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When you say better network speed what do you mean? on your net connection. AFAIK the answer to that would be no. If the lan is with 10/100 cards and you use one comp as a router then the answer would be that there would be very little difference in performance as T1 running flat out will only take about 1% of a 100mbps LAN so the other 99% can be used for file transfers, printing etc. NICs also take very little processing power so that would not be a problem.
 
Old 09-26-2003, 04:27 PM   #5
Faecal
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If you're going to use large amounts of bandwidth, then you might as well shell out for the extra network card and make use of both internet connections. In this case you can simply have a crossover cable running between the two machines' internal network interfaces, so no there's no extra cable mess.

If you're not bandwidth-hungry, then you might as well have the dual-NIC box doing IP-masquerading and concentrate all your adminning on that machine, leaving the other as a client.

As for sharing files between the machines, you have a choice between NFS and samba. If you have serious specific needs you're going to have to read up on each and decide for yourself. If you just need really simple sharing out of a directory or two, then either will do it with little fuss.
 
Old 09-27-2003, 01:33 AM   #6
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,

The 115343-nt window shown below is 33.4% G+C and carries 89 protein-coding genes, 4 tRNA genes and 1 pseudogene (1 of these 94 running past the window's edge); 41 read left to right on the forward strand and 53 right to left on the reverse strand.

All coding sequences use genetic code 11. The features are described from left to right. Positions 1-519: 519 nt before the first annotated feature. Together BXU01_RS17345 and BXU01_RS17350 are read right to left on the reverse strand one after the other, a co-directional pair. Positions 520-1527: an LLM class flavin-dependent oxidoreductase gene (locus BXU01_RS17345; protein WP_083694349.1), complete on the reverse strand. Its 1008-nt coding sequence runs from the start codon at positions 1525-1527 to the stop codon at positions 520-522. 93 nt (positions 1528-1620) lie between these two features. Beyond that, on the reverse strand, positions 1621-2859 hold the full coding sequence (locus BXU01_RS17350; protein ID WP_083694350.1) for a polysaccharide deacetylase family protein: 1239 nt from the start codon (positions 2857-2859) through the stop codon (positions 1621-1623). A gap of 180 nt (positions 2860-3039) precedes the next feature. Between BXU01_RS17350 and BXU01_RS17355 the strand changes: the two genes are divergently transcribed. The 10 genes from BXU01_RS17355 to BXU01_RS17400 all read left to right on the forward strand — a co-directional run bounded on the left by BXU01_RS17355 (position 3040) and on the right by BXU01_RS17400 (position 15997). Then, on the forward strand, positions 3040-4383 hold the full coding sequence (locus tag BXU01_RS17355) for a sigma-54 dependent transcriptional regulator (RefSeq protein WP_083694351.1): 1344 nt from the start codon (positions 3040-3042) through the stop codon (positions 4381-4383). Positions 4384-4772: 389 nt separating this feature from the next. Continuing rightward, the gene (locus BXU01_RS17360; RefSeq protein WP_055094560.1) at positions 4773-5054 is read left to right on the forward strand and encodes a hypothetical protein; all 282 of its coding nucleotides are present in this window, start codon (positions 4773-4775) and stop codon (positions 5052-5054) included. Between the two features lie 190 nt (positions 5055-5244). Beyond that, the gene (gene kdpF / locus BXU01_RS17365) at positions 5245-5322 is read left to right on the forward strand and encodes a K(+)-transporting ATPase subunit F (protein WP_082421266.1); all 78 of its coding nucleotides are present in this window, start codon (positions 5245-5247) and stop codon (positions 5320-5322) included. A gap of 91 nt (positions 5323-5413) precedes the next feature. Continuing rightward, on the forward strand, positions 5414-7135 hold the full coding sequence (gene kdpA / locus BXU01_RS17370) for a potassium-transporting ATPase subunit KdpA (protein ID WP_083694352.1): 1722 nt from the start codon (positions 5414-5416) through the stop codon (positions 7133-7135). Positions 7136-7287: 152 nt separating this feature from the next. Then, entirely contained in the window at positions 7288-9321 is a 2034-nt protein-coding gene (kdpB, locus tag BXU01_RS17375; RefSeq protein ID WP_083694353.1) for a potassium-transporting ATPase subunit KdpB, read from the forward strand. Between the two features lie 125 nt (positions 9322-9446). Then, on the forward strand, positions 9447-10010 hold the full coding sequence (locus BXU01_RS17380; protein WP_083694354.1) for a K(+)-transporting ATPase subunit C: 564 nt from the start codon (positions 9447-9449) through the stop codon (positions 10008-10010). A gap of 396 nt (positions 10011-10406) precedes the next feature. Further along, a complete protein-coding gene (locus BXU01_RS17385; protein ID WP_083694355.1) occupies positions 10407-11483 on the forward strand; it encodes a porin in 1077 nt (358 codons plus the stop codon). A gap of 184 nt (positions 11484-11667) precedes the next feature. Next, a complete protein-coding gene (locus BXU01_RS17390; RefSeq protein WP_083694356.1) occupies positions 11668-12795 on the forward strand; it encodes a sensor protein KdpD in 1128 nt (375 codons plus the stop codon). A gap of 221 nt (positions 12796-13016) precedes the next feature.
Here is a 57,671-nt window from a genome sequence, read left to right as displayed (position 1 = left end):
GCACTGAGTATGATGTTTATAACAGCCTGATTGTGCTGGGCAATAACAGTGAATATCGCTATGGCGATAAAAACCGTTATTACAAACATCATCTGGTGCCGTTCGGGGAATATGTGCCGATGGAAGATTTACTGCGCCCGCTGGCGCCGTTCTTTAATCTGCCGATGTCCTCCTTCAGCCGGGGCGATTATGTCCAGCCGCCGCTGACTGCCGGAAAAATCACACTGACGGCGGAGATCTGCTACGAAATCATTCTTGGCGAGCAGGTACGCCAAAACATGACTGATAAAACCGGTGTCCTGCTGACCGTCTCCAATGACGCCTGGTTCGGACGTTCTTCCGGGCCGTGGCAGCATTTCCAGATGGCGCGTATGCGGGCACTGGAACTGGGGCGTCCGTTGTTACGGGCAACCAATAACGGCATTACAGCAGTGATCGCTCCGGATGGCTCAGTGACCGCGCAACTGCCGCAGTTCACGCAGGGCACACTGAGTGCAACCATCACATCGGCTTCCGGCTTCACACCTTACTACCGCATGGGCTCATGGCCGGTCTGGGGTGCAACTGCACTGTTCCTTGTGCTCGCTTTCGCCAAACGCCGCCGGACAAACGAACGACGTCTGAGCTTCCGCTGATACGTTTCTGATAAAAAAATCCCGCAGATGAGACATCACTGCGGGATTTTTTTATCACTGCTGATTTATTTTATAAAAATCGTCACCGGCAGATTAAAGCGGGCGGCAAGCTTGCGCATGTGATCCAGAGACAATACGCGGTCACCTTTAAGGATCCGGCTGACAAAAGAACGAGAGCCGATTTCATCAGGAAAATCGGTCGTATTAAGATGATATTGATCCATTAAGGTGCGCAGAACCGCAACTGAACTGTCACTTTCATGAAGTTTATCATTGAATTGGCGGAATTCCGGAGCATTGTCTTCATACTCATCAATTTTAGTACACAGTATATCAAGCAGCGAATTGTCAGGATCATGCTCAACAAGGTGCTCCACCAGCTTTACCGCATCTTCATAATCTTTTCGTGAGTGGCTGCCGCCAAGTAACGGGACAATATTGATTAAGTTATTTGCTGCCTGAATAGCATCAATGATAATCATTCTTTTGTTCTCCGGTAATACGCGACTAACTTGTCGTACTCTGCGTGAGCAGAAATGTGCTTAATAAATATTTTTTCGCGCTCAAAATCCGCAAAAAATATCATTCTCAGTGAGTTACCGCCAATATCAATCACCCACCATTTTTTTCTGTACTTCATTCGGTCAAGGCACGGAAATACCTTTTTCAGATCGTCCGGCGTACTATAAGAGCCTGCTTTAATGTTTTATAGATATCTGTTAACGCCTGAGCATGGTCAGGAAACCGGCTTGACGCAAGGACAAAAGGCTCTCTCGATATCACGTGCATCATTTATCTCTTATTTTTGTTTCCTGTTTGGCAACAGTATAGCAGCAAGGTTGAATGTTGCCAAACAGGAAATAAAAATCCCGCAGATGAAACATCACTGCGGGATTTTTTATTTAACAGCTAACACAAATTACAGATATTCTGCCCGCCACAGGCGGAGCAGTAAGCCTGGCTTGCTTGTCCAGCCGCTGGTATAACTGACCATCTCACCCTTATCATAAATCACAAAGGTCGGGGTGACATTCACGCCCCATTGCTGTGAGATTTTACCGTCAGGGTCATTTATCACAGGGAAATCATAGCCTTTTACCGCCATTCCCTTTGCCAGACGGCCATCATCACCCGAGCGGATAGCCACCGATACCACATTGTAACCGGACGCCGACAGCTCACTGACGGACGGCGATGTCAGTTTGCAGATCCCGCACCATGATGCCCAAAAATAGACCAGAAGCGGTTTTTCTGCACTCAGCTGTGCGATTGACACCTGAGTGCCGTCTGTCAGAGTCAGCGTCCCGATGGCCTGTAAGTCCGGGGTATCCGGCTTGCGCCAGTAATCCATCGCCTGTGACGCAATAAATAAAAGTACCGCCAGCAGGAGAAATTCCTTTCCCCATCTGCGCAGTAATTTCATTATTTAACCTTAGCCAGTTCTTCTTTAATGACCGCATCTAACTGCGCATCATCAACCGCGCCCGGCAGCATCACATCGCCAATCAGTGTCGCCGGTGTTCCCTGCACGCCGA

Last edited by voltron1011; 09-27-2003 at 01:38 AM.
 
Old 09-27-2003, 01:37 AM   #7
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Where are you that you get two T-1 lines? Those run a few grand a month!!! If you are shelling out that much for bandwidth, I'd go pick up a Cisco router that would enable you to combine the two T-1 (multiplexing) into one huge pipeline... If you have two sepperate IP addresses, then I would set up each box with two cards. Have each box connected to a T-1 and then have a switch connect the two computers. I say a switch because you may want to add another computer later and it saves you time from making a cross-over cable.
 
Old 09-29-2003, 10:56 AM   #8
mac_phil
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Quote:
Originally posted by voltron1011
Where are you that you get two T-1 lines? Those run a few grand a month!!! If you are shelling out that much for bandwidth, I'd go pick up a Cisco router that would enable you to combine the two T-1 (multiplexing) into one huge pipeline... If you have two sepperate IP addresses, then I would set up each box with two cards. Have each box connected to a T-1 and then have a switch connect the two computers. I say a switch because you may want to add another computer later and it saves you time from making a cross-over cable.
I'm a grad student and the university owns my apartment building. They've got us wired onto the university network. Pretty nice! I think my rent is a little higher for the service, but nothing like a few grand higher!